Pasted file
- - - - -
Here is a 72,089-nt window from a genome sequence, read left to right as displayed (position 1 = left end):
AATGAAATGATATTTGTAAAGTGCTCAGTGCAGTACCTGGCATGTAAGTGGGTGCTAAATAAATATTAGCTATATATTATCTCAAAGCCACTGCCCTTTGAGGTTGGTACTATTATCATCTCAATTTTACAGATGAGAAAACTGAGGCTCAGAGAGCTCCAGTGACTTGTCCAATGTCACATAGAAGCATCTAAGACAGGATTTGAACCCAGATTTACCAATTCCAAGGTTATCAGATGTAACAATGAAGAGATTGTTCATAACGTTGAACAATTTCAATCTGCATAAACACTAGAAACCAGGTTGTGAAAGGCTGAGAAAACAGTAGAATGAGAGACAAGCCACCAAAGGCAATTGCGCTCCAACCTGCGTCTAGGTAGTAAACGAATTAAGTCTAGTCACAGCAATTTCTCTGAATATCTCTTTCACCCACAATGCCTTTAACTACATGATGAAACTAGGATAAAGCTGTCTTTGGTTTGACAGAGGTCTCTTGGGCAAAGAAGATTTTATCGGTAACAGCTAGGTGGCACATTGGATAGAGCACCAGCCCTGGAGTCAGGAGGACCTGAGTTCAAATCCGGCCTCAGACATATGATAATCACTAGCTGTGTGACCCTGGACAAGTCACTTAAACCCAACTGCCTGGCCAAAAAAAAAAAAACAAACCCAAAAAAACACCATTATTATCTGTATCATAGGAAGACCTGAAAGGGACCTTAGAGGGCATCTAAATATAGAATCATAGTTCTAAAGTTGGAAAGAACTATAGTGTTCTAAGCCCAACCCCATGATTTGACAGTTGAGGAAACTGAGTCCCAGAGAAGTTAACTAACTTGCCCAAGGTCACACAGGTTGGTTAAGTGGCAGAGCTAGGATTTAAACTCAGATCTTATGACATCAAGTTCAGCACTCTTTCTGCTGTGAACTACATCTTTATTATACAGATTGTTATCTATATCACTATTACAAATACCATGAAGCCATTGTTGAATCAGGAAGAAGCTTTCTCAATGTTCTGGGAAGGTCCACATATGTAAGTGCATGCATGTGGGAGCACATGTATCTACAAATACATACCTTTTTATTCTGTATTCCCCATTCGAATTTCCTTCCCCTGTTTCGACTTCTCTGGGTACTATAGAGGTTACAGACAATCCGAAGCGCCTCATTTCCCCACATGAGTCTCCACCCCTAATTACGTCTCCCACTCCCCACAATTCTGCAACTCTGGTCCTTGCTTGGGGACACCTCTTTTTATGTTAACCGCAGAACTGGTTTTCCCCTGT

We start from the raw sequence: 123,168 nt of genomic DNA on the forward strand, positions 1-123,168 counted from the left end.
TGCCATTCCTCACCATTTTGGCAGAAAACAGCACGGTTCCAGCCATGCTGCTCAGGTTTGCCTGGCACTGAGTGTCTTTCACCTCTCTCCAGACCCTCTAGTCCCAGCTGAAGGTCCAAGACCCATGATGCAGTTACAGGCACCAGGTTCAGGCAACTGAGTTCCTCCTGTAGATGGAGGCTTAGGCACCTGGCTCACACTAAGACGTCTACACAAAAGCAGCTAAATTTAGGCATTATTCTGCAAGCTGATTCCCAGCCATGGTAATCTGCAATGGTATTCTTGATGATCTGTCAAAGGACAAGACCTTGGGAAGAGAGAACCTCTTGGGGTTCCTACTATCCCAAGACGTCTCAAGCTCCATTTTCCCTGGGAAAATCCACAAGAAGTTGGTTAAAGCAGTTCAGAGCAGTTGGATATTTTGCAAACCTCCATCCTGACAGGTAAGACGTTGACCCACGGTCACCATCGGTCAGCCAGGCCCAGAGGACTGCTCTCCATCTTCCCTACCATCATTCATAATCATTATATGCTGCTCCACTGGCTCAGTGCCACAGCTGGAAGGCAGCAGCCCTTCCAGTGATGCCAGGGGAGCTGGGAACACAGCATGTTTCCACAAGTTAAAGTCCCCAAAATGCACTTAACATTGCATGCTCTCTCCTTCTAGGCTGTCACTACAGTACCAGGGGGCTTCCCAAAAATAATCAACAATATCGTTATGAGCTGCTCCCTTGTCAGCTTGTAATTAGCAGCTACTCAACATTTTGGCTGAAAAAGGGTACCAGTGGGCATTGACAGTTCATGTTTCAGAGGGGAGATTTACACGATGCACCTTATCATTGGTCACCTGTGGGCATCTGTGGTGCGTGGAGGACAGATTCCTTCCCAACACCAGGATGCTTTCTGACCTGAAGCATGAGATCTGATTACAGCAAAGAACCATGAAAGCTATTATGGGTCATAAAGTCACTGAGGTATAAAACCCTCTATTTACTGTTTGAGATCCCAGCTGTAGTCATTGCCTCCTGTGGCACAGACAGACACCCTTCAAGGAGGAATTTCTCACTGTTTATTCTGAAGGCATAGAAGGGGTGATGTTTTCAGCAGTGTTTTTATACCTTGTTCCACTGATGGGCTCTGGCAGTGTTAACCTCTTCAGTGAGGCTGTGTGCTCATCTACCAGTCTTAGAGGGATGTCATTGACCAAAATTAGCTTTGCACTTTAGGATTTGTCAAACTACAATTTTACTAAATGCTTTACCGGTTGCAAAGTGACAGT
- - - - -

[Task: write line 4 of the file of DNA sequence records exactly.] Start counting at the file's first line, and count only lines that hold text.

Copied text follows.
TGCCATTCCTCACCATTTTGGCAGAAAACAGCACGGTTCCAGCCATGCTGCTCAGGTTTGCCTGGCACTGAGTGTCTTTCACCTCTCTCCAGACCCTCTAGTCCCAGCTGAAGGTCCAAGACCCATGATGCAGTTACAGGCACCAGGTTCAGGCAACTGAGTTCCTCCTGTAGATGGAGGCTTAGGCACCTGGCTCACACTAAGACGTCTACACAAAAGCAGCTAAATTTAGGCATTATTCTGCAAGCTGATTCCCAGCCATGGTAATCTGCAATGGTATTCTTGATGATCTGTCAAAGGACAAGACCTTGGGAAGAGAGAACCTCTTGGGGTTCCTACTATCCCAAGACGTCTCAAGCTCCATTTTCCCTGGGAAAATCCACAAGAAGTTGGTTAAAGCAGTTCAGAGCAGTTGGATATTTTGCAAACCTCCATCCTGACAGGTAAGACGTTGACCCACGGTCACCATCGGTCAGCCAGGCCCAGAGGACTGCTCTCCATCTTCCCTACCATCATTCATAATCATTATATGCTGCTCCACTGGCTCAGTGCCACAGCTGGAAGGCAGCAGCCCTTCCAGTGATGCCAGGGGAGCTGGGAACACAGCATGTTTCCACAAGTTAAAGTCCCCAAAATGCACTTAACATTGCATGCTCTCTCCTTCTAGGCTGTCACTACAGTACCAGGGGGCTTCCCAAAAATAATCAACAATATCGTTATGAGCTGCTCCCTTGTCAGCTTGTAATTAGCAGCTACTCAACATTTTGGCTGAAAAAGGGTACCAGTGGGCATTGACAGTTCATGTTTCAGAGGGGAGATTTACACGATGCACCTTATCATTGGTCACCTGTGGGCATCTGTGGTGCGTGGAGGACAGATTCCTTCCCAACACCAGGATGCTTTCTGACCTGAAGCATGAGATCTGATTACAGCAAAGAACCATGAAAGCTATTATGGGTCATAAAGTCACTGAGGTATAAAACCCTCTATTTACTGTTTGAGATCCCAGCTGTAGTCATTGCCTCCTGTGGCACAGACAGACACCCTTCAAGGAGGAATTTCTCACTGTTTATTCTGAAGGCATAGAAGGGGTGATGTTTTCAGCAGTGTTTTTATACCTTGTTCCACTGATGGGCTCTGGCAGTGTTAACCTCTTCAGTGAGGCTGTGTGCTCATCTACCAGTCTTAGAGGGATGTCATTGACCAAAATTAGCTTTGCACTTTAGGATTTGTCAAACTACAATTTTACTAAATGCTTTACCGGTTGCAAAGTGACAGT